President Joe Biden recently signed an executive order directing a declassification review of key 9/11-related documents to help families finally identify and bring to justice all of the perpetrators of the terrorist attacks a generation ago.
“When I ran for president, I made a commitment to ensuring transparency regarding the declassification of documents on the Sept. 11, 2001 terrorist attacks on America,” said President Biden on Sept. 3, the day he signed the executive order. “As we approach the 20th anniversary of that tragic day, I am honoring that commitment.”
Family members and politicians have sought to get the information public to fully reveal the role the Saudi government had in the terrorist attack, as 15 of the 19 hijackers came from that country. But information that might prove their case has been off limits, classified by order of the U.S. government.
The President noted the personal connection of his decision for the families and loved ones of the 2,977 killed people during the worst terrorist attack in American history. “For 20 years, children have grown up without parents and parents have suffered without children. Husbands and wives have had to find a way forward without their partners in life. Brothers and sisters, uncles and aunts, loved ones and friends have celebrated 20 years of birthdays, family gatherings, and milestones looking at an empty chair at homes and with a hole in their hearts,” he said.
The move was applauded by Sen. Bob Menendez (D-N.J.), who recently introduced a bipartisan and bicameral September 11th Transparency Act to ensure that the U.S. Department of Justice (DOJ), the Central Intelligence Agency (CIA) and the Director of National Intelligence (DNI) declassify, as appropriate, the documents that could identify additional co-conspirators.
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“For nearly 20 years, the U.S. government deprived 9/11 families and survivors of critical information that could shine a light on who is responsible for the death of their loved ones,” said Sen. Menendez in a press statement. “This is long overdue and I appreciate President Biden taking the steps to provide 9/11 families the transparency they deserve, and that my September 11th Transparency Act calls for.”
Menendez added that “there is still a long way to go to ensure that all those responsible for the attacks are held accountable.”
The executive order requires Attorney General Merrick Garland to release the declassified documents publicly over the next six months. The order states information should remain classified only if disclosure “reasonably could be expected to result in damage to the national security” and not to “conceal violations of law, inefficiency, or administrative error or to prevent embarrassment to a person, organization, or agency.”
“The families of those murdered on 9/11 have waited far too long for these documents to be declassified by the federal government,” said Senate Majority Leader Chuck Schumer (D-NY). “Keeping those documents under lock and key has been a disservice to the families of so many brave and innocent men and women who lost their lives on that horrific day. Today’s executive action…is a step in the right direction to ensuring any remaining documents be released once and for all.”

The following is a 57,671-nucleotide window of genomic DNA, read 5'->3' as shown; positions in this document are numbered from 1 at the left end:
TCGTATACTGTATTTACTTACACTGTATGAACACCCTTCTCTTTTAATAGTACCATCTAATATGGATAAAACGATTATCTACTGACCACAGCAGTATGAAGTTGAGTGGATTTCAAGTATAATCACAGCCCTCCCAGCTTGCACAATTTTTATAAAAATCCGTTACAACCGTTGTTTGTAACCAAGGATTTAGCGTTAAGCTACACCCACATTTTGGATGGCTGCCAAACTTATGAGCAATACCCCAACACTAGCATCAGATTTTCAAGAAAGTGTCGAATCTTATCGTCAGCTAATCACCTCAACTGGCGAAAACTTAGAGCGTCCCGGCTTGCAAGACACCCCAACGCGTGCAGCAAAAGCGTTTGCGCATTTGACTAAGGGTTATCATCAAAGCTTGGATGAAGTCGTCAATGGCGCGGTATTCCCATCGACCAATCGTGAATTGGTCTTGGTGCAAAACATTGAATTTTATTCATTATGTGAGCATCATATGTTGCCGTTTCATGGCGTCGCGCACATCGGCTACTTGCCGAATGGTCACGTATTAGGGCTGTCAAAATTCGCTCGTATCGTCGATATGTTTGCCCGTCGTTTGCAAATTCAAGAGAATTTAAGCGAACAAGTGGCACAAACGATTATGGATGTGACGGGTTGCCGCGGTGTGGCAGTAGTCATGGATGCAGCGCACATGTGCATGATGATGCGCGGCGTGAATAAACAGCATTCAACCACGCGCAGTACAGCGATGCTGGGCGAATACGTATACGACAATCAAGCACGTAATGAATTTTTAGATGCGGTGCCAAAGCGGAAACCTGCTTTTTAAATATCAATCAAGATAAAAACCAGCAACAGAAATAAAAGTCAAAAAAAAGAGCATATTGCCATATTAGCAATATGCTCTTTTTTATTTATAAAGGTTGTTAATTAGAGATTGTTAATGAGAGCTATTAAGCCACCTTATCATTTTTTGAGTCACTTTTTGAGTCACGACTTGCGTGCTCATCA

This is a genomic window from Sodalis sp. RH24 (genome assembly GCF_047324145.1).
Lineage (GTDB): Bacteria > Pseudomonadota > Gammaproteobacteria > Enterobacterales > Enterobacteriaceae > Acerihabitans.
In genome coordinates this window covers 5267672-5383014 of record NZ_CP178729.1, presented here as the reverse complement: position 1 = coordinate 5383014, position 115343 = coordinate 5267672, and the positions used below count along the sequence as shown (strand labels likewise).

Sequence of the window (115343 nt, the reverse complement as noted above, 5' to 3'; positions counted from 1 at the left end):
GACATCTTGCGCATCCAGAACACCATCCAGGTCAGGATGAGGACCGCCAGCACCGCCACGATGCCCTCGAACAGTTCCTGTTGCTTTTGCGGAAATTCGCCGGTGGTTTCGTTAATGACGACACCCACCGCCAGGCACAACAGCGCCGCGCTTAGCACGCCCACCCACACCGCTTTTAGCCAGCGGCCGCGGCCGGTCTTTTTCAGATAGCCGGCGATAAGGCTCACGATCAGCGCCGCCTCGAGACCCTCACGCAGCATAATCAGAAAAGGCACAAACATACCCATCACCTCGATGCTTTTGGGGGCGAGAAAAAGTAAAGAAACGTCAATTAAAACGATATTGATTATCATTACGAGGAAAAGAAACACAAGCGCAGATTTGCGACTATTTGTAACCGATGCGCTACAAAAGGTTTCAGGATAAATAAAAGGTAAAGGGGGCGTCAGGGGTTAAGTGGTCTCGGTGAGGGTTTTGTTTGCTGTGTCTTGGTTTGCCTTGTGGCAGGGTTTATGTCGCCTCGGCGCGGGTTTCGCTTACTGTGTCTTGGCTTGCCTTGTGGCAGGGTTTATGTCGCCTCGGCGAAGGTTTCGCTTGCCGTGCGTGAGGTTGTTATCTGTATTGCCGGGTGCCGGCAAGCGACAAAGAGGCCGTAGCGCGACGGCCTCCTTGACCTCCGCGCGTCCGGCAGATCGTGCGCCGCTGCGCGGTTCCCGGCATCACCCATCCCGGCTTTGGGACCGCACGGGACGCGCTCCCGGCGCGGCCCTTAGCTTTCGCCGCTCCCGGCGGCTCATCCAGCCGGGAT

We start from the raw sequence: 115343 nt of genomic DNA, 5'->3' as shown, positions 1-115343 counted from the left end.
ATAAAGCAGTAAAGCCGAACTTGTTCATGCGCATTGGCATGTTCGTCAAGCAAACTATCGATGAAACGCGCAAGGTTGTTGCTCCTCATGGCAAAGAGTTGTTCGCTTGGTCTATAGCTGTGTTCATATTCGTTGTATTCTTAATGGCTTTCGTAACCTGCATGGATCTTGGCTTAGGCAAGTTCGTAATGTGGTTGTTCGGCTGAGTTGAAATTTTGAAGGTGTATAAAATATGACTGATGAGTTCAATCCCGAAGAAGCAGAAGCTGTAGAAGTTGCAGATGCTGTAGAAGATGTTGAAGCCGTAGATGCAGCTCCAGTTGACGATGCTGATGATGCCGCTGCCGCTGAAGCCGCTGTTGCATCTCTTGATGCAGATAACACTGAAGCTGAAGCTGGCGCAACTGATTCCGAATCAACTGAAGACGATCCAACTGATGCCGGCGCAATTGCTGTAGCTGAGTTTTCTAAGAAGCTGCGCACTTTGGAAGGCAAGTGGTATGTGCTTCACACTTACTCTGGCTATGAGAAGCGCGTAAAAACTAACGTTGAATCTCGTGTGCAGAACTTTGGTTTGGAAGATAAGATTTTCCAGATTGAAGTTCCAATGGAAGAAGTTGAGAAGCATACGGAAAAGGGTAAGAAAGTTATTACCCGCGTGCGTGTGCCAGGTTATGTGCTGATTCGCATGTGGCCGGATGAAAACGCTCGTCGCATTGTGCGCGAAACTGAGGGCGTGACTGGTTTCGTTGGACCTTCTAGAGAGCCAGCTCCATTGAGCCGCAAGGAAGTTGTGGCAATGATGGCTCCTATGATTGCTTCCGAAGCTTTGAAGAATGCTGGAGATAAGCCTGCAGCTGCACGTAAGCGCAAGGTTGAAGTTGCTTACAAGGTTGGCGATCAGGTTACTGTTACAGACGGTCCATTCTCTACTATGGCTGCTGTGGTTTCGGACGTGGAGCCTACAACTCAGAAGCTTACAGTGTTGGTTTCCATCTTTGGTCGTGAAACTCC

Sen. Chuck Grassley (R-IA) added, “The public has waited nearly 20 years for a full picture of everything that led up to the attacks on Sept. 11, 2001, including everyone involved in funding, planning and perpetrating these horrific acts of terrorism. (The) executive order will begin to pull back the curtain on the 9/11 records so that victims’ families, survivors and all Americans can expeditiously get the answers and justice they deserve.”
Senators from the tri-state area have championed greater transparency regarding federal 9/11 investigations, advocating on behalf of the survivors and victims families to ensure they get the answers they believe they deserve.
Among the actions was a letter sent by Sens. Menendez and Richard Blumenthal (D-CT) to U.S. Attorney General Garland and FBI Director Christopher Wray to review past decisions to invoke the state secrets privilege. Similarly, the senators co-led a letter with Rep. Jerry Nadler (D-NY) to the AG urging him to reassess the DOJ’s decision to assert the state secrets privilege in litigation brought by 9/11 victims and family members.
“The victims and survivors of 9/11 and their families have struggled for years to achieve some measure of transparency and accountability from our government, which has shrouded documents and evidence in secrecy and failed to provide any explanation or justification for continuing to withhold them,” said Sen. Blumenthal. “The American people deserve to know what their government knows about these attacks and the survivors and victims’ families deserve their fair day in court.”
In May 2020, Sen. Cory Booker joined with Sens. Menendez and Blumenthal released a statement in support of 9/11 families’ efforts to obtain relevant documents from the FBI.
“After two decades of waiting, the U.S. government has finally taken an important step to provide access to information that will help families in New Jersey and across our nation pursue justice for those they tragically lost in the 9/11 terrorist attacks,” said Booker.
“My heart continues to be with the 9/11 families who are suffering, and my Administration will continue to engage respectfully with members of this community. I welcome their voices and insight as we chart a way forward,” stated the President.